Ever since the inaugural match in 2014, Scott Rosenquist has been a loyal supporter of the boys in Old Glory Red.
He was in the stands for the very first fixture and after a season that culminated in a title-winning run, Rosenquist has been a season ticket holder and member of the Tower Bridge Battalion ever since.
“I wasn’t actually a big soccer fan before Sac Republic, so Sac Republic turned me,” Rosenquist confessed. “I remember a friend of mine was telling me about this group called the Tower Bridge Battalion that he was joining for the first season. He says they’re the guys that cheer, stand up the entire match and I was like, OK, that’s crazy, I am not standing and cheering for an entire 90-minute match but after the first season I was like, I want to be part of them!”
The passionate and proud SRFC fan stood by his word, and not only does he attend as many matches as possible, he also covers the Indomitable Club for the podcast La Banda Del Puente.
Rosenquist is regularly a man of his word, and when he says he’s going to bike all the way from Northern California to Southern California for a cause greater than himself – don’t for a second doubt him. Every year during Pride Month, Rosenquist bikes 545 miles from San Francisco to Los Angeles over the course of seven days for AIDS/LifeCycle.
The ride, which is always during the first week during Pride Month in June, raises money for San Francisco Aids Foundation and the LA Gay and Lesbian Center to help fight HIV and Aids. The pandemic has cancelled this year’s event, but Rosenquist – who started his own Sac Republic Cycling Club for the annual event – is already focused on next year’s Pride Month, getting more people involved and the importance of the history of the Pride Month itself.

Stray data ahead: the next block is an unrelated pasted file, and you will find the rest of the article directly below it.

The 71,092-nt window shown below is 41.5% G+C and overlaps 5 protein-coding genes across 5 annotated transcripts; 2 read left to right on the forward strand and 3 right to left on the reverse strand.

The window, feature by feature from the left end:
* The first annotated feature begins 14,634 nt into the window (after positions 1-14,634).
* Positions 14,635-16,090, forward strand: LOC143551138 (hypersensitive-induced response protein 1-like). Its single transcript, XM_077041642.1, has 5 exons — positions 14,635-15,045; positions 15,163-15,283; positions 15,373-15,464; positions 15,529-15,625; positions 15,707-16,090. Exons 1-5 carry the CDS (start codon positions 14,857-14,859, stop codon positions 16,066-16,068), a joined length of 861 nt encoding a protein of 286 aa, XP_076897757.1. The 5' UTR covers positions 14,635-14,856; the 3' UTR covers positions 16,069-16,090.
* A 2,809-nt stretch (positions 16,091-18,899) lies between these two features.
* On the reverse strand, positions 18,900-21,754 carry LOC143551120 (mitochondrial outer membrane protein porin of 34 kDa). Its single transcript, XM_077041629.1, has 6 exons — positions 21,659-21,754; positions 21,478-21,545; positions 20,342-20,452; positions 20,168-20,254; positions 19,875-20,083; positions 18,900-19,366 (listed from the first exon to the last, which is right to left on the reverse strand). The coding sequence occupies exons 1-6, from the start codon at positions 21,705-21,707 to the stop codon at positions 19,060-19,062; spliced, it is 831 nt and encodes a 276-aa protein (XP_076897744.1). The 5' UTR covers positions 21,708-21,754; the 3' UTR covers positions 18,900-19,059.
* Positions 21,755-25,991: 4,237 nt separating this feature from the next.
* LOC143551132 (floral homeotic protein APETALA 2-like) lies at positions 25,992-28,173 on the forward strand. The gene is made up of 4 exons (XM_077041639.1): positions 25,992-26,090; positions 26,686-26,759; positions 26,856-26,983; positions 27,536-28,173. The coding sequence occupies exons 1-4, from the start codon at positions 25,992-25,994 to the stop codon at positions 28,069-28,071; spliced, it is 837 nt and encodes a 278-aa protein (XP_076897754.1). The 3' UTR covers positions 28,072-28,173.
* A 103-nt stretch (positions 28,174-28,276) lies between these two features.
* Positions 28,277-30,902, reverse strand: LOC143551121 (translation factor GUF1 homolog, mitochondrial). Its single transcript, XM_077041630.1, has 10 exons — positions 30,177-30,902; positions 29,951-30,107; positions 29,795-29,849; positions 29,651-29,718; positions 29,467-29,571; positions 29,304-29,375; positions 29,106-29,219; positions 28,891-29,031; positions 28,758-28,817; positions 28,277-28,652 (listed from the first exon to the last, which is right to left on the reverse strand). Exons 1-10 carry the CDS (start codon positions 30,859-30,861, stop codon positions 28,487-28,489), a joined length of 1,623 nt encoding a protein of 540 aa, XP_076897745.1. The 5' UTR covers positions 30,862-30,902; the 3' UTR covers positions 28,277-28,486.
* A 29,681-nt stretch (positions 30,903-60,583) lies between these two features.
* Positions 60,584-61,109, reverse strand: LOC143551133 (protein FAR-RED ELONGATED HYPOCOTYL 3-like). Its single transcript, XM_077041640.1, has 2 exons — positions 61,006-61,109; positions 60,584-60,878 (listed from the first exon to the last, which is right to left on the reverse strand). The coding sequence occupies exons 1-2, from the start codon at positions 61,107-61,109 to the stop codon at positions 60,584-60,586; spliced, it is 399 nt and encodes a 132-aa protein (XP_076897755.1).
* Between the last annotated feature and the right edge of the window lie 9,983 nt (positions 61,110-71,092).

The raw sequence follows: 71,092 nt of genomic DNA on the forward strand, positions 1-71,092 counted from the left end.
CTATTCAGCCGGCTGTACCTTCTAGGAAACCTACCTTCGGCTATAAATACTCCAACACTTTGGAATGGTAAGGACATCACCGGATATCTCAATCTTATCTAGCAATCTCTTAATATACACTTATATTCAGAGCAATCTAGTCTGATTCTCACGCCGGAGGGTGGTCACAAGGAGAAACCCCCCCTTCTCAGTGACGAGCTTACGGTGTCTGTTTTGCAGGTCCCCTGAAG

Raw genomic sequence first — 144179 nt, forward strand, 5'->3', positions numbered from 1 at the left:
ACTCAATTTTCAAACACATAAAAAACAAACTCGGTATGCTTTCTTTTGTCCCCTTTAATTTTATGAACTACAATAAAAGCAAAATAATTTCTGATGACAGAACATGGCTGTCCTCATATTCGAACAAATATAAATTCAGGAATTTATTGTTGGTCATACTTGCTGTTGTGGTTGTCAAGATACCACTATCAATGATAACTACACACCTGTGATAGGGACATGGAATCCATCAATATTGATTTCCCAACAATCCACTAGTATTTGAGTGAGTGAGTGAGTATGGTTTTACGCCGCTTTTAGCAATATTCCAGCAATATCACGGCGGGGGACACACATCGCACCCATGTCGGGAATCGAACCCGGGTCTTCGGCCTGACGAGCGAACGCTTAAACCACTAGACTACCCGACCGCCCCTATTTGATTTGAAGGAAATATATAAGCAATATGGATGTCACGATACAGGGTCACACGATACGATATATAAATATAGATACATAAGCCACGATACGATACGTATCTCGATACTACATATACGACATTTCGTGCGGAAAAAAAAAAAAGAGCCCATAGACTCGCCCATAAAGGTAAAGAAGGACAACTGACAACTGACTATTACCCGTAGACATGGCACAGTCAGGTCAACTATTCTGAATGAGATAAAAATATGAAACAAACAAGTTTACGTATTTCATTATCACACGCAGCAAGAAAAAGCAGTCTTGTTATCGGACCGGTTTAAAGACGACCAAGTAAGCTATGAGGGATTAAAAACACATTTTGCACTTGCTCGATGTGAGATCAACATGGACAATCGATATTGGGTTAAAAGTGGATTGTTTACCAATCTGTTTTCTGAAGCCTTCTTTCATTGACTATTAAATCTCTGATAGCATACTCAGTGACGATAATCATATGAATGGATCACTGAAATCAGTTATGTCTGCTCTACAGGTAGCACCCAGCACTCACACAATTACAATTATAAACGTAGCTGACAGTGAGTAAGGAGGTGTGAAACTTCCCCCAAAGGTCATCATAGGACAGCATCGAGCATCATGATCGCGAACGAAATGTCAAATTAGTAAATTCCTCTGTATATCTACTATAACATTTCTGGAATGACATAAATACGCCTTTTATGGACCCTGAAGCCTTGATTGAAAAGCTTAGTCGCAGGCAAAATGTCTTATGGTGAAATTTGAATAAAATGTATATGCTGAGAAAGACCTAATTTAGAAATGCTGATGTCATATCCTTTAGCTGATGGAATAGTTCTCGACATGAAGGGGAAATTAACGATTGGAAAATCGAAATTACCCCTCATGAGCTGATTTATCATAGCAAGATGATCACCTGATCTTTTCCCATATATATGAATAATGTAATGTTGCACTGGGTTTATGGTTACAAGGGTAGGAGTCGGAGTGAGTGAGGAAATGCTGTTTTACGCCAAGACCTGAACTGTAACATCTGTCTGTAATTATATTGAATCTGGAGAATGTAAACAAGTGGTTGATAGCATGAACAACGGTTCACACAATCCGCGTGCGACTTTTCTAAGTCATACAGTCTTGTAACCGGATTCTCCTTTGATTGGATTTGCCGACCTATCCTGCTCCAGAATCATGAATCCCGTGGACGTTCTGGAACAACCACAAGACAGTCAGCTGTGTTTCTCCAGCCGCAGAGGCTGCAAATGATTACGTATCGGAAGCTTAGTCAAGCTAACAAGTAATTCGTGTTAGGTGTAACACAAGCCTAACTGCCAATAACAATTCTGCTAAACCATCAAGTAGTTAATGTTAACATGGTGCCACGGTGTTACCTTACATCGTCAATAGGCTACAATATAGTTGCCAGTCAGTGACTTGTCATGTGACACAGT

“June is the month where we celebrate gay rights, but we need to remember the first Pride was a riot, the Stonewall riots, so it’s important to remember where we came from. It’s not just this huge party and parade going down the street. The point of it originally was to say hey, we’re here, you can’t shoe us into the corners and hide us in the corners. We’re going to be who we are.”
Just because Rosenquist hasn’t been in attendance for recent Pride Month celebrations clearly doesn’t mean he’s not passion about it. What Pride Month represents – equality, inclusivity, love for all – are all things Rosenquist proudly stands for and they’re all things his supporters’ group stands for as well.
“I think supporters’ groups in soccer, definitely more than other spots, are very outspoken about public issues,” he said. “They’re really big on that front politically – and Tower Bridge Battalion is the same way. They’re very inclusive, they’ve always been for gay rights, immigrant rights, black community, Hispanic community, everyone, all together.”
And the group let’s their actions speak louder than their words. In response to a tragedy that happened a few years ago, a Rainbow Flag is now a regular staple in front of the sea of loyal SRFC supporters for all home fixtures.
“One of the things that’s changed over time is we always have the flags in front of the Battalion and there’s always a flag hanging for a country represented on the team and during Pride Month the Pride Flag is up there,” Rosenquist explained. “But if you’ve noticed, ever since the Orlando shooting incident two years ago, the Pride Flag is now there every single match. I think the fan culture is really big in trying to promote these types of issues and the Tower Bridge Battalion doesn’t shy away from that and I think they’re awesome.”
Both the Battalion and Rosenquist never shy away from the things that matter most to them. Whether it be singing and chanting for the boys in Old Glory Red en route to victory, biking 545 miles from SF to LA, or sending a message about social justice during a game – they both commit fully to the task at hand and the reason behind it is one far greater than just for their own personal benefit.
Follow Republic FC on social media.